Tilt Brush & Spatial UI Rapid Wireframing
Here at Holographic Interfaces we are working to design interaction models and user interfaces for a wide range of applications, each with its own challenges and peculiarities. Spatial User Interface (SUI) design tools are few and far between. There is no Sketch or Photoshop, vector graphic support, Bootstrap, nor a fully fleshed out Windows or iOS, so we must utilize what tools we do have to approximate. There are near-experimental tools in the form of Tilt Brush, Quill, and Medium, but that’s about it.
We’d like to present to you a methodology that we have tested in production and believe is a good first step in creating an efficient development pipeline. Some have done similar things at this point in time in the areas of game level development, but what we’re discussing here is the UI portion of a game or application, or even OS.
For this process we’ll be using Google’s Tilt Brush. The reason being that it combines 3D sketching with the ability to import transparent png files and 3D obj object files with their textures. This lets us create asset packs for various types of interfaces we might want to design. Want to create a spherical interface for hands on manipulation? Sketch it out, import some basic shape geometry to block out your SUI elements, and reposition until you have a pleasant, ergonomic layout. Get creative! There aren’t any hard and fast rules yet for SUIs!
Once you have a design you like, I recommend tracing the shapes of the 3d models you imported with a fine brush (I like to outline rectangles and then draw a corner-to-corner “X”). Export the scene to obj and bring it into Unity or Unreal Engine.
Note that TB doesn’t export any images or objects you imported to your scene, just the paint, so after importing your TB scene you’ll want to import the models and images you used originally and line them up according to your TB scene guides. You can then easily add interactivity to test with your VR headset, AR headset, Leap Motion, or whatever technology you like. It’s all incredibly easy, enjoyable, and quick.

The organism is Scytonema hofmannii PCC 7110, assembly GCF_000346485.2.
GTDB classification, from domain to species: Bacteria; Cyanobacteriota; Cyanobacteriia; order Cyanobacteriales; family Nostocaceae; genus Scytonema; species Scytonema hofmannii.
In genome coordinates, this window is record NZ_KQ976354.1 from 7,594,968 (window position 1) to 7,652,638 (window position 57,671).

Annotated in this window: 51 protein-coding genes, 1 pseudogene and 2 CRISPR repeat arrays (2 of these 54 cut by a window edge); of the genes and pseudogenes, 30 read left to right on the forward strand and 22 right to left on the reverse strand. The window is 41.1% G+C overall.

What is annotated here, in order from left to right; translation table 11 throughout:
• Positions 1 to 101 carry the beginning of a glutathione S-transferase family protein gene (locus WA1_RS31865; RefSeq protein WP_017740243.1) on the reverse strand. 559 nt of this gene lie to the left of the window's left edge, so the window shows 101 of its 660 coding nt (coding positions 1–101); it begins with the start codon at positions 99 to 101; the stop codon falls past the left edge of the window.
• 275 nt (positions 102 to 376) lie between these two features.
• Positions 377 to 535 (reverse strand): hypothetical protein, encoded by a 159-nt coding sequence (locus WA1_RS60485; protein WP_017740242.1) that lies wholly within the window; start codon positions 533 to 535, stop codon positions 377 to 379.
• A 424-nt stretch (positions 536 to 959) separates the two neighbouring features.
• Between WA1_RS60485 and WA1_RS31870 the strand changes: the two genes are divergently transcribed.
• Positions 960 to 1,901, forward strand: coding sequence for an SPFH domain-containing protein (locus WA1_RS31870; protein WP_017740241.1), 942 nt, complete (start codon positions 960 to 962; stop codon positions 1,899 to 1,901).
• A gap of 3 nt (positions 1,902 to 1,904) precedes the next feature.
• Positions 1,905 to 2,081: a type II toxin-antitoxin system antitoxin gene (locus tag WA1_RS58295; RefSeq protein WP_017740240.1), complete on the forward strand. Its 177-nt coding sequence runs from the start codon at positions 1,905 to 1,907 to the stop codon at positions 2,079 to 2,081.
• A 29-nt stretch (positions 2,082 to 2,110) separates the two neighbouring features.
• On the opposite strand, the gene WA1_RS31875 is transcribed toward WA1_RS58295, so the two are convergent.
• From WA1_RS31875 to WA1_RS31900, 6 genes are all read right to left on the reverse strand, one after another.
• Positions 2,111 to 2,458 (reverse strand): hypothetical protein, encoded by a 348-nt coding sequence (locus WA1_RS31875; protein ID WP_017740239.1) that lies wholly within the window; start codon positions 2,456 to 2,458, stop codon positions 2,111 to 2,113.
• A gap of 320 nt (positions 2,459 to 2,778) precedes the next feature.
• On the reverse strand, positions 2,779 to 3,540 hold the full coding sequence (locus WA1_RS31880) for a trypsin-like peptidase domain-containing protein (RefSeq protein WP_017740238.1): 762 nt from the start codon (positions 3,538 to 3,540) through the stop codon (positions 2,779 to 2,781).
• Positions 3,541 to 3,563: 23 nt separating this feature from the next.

We’ve found this to not only be much faster than designing in 2D and wrapping it around the user, but it lets you experiment a lot more, sense the ergonomics as you create, and define the spatial area the user will enjoy. This is not limited to buttons and content areas! You can use it to piece together scenes using imported furniture and figure models. You can use it to design physical interfaces if you like. Just create a 3d model content pack filled with switched, dials, and screens, an unadorned car model, and just piece it together until you’re happy, while sitting in the car!
We’re providing a basic starter asset pack to use. It has basic button shapes, a spherical and flat spacing grid model, some miscellaneous physical buttons and switches, and a couple other things we find useful for UI design. We’ve limited the number of models in the pack since the TB menu is not designed to accommodate a large number of files. We suggest keeping strict control over how many you let in there. Be creative, there are no rules yet! Show us what you create, and let us know if you have questions or suggestions for future asset packs!
Step 1: First you need to paint something in Tilt Brush. Maybe you did some thinking ahead of time, maybe you even sketched something on paper or in Photoshop. If you did sketch something, copy it to the Media Library/Images folder in the Tilt Brush folder of Documents. If you downloaded our asset pack, expand it to the Media Library. In TB, click that ellipsis in the lower right of the options panel, open your media library, then pull in your sketch. It’s great to be able to have a reference to go by.
Step 2: Use whatever brushes you like to paint your SUI. If you’re using our asset pack import the elements as needed from the Media Library panel to piece together different types of interface elements.
Step 3: It’s worth noting that TB doesn’t export your imported models, so to get sizes and placements I recommend painting over their edges with a fine brush. Only do this after you’re happy with the placement of everything, since the lines will make it harder to visualize the final product. I also recommend taking a video of the interface before painting over it, and saving the scene as well. This way the paint over is not saved, or saved as a separate scene.
Step 4: Back in your options menu go ahead and export the scene as an obj. Now you can import that model into Unity or Unreal Engine, along with whatever other 3D assets you used in your scene. Once in your 3D animation package align those imported models with the sketch lines. That’s it, you have the scene you created in TB inside of Unity or Unreal, ready to use in your game or simulation!